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Showing posts from June, 2018

Go Fund Me – I Don’t Want Chemo

As a woman I have breasts.  As a white, western, woman I have about a 1 in 8 chance of getting breast cancer.If I get breast cancer, I really don’t want chemotherapy, if I can avoid it.Not unless it will make a significant difference to my outcome. Until recently, knowing if this was the case, was difficult.
Rarely does a study comes out and say that chemotherapy is not needed; that it does not reduce the likelihood of the cancer coming back and does not increase survival.
But that is exactly what has happened in a large trial on breast cancer patients with hormone-receptor–positive, human epidermal growth factor receptor 2 (HER2)–negative, axillary node–negative breast cancer, who would have until now, been given what is known as adjuvant chemotherapy.
Adjuvant chemotherapy is chemotherapy which is given after a potentially curative procedure (in the case of breast cancer this is surgery) to mop up any remaining cancer cells in the body that we can’t see. It’s a tricky business.  We’ve …

When healthcare is NOT about the patient.......

Have you ever believed in something, something you thought everyone else believed in as well; only to find out that in fact nothing could be further from the truth?
Just after we started chemo@home 5 years ago, a very high up health executive said to us during a meeting, "It's not about the patients, don't bring emotion into this".  It was possibly the first time (but definitely not the last time) that such a jaw dropping statement like this was said to us.
We had started chemo@home on the entire principle that treatment WAS ALL ABOUT THE PATIENT.  For us, the patient and their family are at the centre of everything we do.  Their choices, about their treatment, is what matters most.
To find out that there were health managers and executives who put other concerns before the patient was, for us, mind blowing.  What are these concerns you might ask.... well let’s just say that a lot of emphasis is placed on a health services "activity", the number of staff they …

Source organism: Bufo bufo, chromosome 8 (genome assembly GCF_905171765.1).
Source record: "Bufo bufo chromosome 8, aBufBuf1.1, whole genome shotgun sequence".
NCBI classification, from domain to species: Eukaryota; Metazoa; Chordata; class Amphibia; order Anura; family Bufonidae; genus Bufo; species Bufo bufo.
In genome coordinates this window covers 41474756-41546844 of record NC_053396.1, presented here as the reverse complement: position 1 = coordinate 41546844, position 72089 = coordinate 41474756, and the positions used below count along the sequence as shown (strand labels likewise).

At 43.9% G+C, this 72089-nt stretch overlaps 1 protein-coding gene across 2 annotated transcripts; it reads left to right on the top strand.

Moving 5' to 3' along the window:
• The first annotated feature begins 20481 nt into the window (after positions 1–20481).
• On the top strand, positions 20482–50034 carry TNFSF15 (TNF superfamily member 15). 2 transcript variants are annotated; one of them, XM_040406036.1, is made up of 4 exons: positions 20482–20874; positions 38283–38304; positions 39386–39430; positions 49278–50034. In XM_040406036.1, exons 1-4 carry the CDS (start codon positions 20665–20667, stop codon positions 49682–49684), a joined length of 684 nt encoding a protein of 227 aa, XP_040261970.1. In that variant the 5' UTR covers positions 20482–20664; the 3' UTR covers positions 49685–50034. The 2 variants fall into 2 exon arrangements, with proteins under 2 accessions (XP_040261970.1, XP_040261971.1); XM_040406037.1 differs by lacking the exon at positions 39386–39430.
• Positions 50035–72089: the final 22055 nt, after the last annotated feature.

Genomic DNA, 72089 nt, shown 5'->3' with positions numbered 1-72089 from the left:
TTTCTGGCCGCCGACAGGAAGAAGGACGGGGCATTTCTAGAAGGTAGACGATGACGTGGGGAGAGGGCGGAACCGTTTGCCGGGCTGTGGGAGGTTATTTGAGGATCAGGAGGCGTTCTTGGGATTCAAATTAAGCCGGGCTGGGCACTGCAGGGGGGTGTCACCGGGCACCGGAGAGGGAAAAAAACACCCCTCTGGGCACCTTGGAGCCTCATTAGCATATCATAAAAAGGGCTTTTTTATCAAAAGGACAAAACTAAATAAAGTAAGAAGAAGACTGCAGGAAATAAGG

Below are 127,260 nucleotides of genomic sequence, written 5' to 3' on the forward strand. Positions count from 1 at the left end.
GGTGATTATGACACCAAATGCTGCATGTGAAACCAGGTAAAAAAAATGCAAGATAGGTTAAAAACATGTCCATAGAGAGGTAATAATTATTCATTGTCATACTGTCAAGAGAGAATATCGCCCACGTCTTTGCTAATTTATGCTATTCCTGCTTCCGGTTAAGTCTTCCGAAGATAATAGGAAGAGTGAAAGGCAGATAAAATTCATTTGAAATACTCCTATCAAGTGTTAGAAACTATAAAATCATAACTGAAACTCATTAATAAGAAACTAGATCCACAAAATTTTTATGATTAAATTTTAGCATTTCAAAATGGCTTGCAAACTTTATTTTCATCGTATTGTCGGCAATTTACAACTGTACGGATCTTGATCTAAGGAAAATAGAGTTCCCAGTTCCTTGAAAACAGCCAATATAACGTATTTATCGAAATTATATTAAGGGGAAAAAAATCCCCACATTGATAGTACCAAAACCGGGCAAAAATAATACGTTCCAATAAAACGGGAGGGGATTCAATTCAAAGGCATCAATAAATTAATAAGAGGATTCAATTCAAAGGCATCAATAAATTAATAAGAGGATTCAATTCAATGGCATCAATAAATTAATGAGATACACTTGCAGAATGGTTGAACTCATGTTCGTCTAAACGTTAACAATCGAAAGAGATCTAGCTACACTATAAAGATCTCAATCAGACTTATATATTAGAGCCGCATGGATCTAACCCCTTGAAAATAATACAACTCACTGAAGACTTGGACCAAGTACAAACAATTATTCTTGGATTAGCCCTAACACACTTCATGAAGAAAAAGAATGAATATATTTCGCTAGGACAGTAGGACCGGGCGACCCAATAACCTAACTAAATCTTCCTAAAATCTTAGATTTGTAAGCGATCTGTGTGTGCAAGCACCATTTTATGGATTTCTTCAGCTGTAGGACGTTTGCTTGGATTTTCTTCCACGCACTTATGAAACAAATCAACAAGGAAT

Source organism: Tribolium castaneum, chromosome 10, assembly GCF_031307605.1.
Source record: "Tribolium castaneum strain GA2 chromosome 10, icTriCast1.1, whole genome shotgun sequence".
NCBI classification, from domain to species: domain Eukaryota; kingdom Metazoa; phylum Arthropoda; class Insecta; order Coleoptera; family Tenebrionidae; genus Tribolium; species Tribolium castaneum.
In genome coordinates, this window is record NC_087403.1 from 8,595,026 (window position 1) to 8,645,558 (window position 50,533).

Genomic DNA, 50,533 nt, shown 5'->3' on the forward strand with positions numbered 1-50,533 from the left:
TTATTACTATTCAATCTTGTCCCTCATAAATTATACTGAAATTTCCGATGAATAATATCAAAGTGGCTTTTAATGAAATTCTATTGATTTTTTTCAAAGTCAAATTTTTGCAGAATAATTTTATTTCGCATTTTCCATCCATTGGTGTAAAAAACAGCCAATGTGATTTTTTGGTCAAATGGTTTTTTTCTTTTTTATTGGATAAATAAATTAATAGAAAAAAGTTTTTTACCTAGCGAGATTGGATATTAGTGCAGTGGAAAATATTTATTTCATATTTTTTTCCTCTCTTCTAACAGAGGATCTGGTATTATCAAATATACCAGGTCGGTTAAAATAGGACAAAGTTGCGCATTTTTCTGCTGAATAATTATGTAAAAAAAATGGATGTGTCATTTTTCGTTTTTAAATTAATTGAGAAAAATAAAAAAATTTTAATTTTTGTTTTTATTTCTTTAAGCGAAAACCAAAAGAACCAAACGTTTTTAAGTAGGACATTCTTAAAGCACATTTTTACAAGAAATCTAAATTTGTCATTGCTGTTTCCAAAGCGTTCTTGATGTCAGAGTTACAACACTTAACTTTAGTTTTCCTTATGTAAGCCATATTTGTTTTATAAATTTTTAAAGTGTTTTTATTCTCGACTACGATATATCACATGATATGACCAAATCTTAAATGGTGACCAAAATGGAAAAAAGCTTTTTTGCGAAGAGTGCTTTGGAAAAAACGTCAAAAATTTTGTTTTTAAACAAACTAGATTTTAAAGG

How to End a Relationship by Not Eating Grapes

I don't much like shopping.  Not for food, clothes, homewares, furniture, cars or houses. But give me a cause, a reason to think more deeply and then I become a passionate shopper.  The ultimate conscious consumer.
Being a conscious consumer is defined as having an increased awareness of the impact of purchasing decisions on the environment and on health and life in general.
It is of course a double-edged sword. No decision can be made on the spur of the moment, far too much thought needs to go into every purchase.  The joy, however, from having purchased an item that attains the level of accountability I demand is immense.
It started years ago with "buy Australian". Something which has turned into Australian made, Australian owned, Australian produce... oh and even if it is Australian I want it as local as possible.
I support brands, the ones that disappear one by one on our duopolies shelves, who look after the environment, who understand their supply chain.
Carbon neutral,…

Which "Hospital" Lets Your Dog Stay With You During Chemo?

When I am asked why we started chemo@home, I often talk about how when my Dad was sick, some 20 odd years ago, that there was no “@home” services but that I was lucky enough to work in a hospital where the nursing staff taught me (the pharmacist) how to give the antibiotics my Dad needed, and this allowed us to take him home over Christmas.  This was to be his last Christmas with us and I am forever grateful that he spent it with us, his family, at home, and not in a hospital.
This is absolutely true.There are however, two other reasons that I was led down this path.Today I’ll talk about one of these.
I've worked in a number of hospitals, both public and private, for around 25 years.I loved everything about working in a hospital.There is a comradery amongst the staff, one which is built on working hard, doing a difficult job under challenging circumstances, which is hard to find outside of a hospital environment.I think, maybe, serving in the military may provide a similar feeling.